MODELING: Rio Grande Auto Car Build 11.0

I will trying to bring you up to date on the boxcar build.  It seems that there has been a lot of things going on the last few weeks.  At any rate, progress has been made on my model.

This post will be a repeat of the roof build since I ended up scrapping the original piece.  I didn’t like the spacing of the ribs and the thickness of the material.   The curved roof section was formed the same way as the first time using laminations of .010″ sheet styrene.  The last lamination (#4) has the ribs marked while the sheet was still flat.  I decided to reduce the size of the small stiffening rib to a .020″ styrene rod.  I used a scribing tool to create a slot in the sheet.  This will allow the rod to drop in while bonding.

The first layer of the rib is .005″ x .188″.  I glued a .010″ x .030″ under the strip.

The second layer of the rib is .010″ x .138″.  I made a simple jig to position the strip. The jig helps with marking where the final layer will be positioned.

Once the final layer is added (0.015″ x .080″) to the rib. The rib end is shaped with a taper to the end and then rounded.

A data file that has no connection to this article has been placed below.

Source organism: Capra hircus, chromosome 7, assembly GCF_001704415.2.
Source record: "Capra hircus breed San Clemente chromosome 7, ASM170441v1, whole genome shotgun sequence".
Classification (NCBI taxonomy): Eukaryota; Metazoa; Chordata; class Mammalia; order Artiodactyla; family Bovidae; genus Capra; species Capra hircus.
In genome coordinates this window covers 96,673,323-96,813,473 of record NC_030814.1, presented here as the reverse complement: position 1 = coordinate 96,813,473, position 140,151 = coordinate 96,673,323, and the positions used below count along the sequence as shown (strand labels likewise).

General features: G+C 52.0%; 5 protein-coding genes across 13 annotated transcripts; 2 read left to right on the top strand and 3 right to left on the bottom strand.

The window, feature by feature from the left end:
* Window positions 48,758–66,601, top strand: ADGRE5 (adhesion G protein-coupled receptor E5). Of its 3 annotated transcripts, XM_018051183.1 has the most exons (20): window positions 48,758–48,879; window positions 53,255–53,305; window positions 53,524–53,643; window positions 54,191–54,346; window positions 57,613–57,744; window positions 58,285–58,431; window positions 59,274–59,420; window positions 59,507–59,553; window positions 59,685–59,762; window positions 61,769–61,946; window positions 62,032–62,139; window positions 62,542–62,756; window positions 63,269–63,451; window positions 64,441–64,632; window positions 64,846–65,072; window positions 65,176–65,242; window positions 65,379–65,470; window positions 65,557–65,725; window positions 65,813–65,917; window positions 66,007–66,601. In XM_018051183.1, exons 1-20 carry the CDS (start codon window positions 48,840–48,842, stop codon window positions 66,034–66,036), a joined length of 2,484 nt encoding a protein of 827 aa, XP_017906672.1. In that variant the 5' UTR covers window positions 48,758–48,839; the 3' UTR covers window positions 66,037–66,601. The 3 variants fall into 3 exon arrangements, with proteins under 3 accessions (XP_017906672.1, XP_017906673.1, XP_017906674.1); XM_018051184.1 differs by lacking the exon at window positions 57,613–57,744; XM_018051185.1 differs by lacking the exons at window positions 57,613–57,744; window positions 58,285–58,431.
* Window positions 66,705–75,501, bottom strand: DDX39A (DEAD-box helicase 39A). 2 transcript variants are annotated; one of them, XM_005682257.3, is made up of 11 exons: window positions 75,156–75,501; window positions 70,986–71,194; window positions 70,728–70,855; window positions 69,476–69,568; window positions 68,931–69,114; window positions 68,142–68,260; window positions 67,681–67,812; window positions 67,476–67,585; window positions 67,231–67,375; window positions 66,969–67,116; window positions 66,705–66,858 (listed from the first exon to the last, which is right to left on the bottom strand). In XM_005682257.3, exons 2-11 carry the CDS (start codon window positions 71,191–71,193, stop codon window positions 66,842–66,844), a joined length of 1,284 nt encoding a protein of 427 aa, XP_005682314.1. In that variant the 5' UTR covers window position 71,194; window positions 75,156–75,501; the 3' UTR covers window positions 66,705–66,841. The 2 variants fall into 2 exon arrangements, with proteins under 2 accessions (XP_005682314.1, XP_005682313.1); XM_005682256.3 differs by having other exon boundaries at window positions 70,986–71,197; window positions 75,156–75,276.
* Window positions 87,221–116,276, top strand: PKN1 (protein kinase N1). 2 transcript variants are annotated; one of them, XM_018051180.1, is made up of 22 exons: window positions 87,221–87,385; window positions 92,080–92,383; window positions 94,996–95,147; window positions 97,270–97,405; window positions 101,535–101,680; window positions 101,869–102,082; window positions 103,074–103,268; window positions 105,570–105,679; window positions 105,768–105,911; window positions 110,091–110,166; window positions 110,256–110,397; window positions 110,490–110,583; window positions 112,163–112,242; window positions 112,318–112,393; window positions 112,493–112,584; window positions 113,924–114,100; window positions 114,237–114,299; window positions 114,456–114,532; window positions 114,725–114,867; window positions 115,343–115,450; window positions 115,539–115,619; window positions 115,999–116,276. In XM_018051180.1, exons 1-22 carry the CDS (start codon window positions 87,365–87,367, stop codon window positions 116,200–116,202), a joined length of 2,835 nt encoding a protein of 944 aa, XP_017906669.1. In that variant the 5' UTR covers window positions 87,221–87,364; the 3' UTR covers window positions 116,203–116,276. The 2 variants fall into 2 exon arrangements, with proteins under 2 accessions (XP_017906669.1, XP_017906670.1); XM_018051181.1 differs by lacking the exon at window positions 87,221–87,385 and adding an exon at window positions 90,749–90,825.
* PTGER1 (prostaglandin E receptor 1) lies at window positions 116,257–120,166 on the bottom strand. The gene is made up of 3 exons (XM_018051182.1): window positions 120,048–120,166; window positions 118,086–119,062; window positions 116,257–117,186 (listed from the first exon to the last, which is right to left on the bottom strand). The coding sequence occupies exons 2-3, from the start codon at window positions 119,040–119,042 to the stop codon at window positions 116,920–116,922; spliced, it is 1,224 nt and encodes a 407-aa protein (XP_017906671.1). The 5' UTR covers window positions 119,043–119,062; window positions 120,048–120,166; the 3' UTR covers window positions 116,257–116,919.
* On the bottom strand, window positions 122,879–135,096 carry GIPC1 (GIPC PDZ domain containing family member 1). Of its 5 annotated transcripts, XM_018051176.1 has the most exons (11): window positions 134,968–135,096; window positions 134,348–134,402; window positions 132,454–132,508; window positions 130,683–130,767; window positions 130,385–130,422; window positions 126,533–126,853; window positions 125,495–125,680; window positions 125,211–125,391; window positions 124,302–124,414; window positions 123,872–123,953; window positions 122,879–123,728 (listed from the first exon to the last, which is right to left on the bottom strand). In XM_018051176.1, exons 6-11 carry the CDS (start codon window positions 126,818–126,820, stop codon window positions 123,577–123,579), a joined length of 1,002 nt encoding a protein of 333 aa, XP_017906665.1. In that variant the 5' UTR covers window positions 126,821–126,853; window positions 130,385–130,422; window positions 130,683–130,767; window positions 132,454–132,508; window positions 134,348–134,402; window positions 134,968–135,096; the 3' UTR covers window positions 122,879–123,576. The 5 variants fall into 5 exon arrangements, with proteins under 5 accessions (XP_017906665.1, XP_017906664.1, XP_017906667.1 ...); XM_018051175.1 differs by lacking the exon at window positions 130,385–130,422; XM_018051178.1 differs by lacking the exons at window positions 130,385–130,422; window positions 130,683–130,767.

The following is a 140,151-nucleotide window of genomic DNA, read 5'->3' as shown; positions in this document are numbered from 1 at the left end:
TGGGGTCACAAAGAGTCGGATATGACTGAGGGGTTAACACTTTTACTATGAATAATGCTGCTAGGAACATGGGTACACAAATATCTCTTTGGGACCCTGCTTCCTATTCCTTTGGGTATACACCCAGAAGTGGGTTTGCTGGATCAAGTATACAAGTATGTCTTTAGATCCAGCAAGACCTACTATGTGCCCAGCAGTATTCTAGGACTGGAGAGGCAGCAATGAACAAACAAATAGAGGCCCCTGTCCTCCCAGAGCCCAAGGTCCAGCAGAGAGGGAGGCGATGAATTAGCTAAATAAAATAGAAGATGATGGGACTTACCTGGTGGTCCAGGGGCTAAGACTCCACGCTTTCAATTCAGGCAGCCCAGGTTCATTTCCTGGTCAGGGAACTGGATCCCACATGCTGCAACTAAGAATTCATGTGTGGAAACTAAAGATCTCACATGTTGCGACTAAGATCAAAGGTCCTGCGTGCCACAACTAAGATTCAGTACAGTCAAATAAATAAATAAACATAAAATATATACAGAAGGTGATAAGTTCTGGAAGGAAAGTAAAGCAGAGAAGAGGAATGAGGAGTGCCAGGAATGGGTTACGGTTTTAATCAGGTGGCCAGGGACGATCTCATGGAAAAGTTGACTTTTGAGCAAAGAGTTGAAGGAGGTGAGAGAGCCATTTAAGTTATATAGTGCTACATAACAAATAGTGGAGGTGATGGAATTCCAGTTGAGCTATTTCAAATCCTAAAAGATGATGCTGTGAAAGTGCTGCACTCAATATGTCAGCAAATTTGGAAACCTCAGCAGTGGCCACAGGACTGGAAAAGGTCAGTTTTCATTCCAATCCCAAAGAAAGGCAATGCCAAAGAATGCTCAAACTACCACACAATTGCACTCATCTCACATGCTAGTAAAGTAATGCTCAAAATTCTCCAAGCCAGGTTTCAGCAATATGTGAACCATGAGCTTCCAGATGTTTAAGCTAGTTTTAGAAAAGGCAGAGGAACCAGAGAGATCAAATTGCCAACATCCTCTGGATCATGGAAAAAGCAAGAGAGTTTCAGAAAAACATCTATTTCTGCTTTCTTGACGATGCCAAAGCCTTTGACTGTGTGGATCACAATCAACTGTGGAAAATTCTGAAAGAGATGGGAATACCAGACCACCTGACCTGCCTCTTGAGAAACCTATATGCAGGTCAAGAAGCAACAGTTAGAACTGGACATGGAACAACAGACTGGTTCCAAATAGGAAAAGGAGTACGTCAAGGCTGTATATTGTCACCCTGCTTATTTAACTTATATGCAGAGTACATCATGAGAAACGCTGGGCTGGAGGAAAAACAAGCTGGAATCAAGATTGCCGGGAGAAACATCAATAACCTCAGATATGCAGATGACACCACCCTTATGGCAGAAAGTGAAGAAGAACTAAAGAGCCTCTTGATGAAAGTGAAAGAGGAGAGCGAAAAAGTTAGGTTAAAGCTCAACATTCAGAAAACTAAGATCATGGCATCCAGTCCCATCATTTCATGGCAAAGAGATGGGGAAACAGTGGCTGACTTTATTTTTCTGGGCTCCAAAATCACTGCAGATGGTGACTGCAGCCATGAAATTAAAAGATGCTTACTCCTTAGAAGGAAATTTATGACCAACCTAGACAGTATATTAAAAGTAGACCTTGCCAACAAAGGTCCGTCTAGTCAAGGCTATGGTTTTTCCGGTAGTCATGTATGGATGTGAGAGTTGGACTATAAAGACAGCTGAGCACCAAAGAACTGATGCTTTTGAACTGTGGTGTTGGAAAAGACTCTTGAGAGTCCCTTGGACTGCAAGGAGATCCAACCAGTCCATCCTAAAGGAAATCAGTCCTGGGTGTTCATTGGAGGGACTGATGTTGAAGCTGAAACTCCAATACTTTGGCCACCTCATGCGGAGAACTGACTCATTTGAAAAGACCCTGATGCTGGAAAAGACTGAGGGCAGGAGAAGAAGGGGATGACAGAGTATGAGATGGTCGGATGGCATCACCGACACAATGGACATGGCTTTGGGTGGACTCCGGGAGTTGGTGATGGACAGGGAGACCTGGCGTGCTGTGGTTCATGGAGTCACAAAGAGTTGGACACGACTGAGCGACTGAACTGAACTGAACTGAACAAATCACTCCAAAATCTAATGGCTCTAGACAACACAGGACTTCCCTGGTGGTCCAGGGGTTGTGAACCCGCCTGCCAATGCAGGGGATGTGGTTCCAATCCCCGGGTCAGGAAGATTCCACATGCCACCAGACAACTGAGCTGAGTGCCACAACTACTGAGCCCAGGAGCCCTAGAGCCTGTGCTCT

Next, I drilled a .018″ hole 13″ from the end and centered on the rib.  I added .025″ Tichy rivets to each rib.

The drawing shows the details of the Murphy Radial Roof construction.

Next time we will provide some information on the recent Collinsville RPM meet.  Protocraft was there representing the 1/4″ scale community in a largely HO/N scale gathering.

Dick Harley sent this picture of our recent visit to the world headquarters of Protocraft.  The picture reveals how Norm keeps his prices so low.  Import labor from Texas.  The workers are Bruce Blalock, Jim Zwernemann and Frank Peacock.  Actually, they are well know in the railroad community for their expertise (not packing couplers).  Bruce does smile frequently when not in the view of a camera.

 

 

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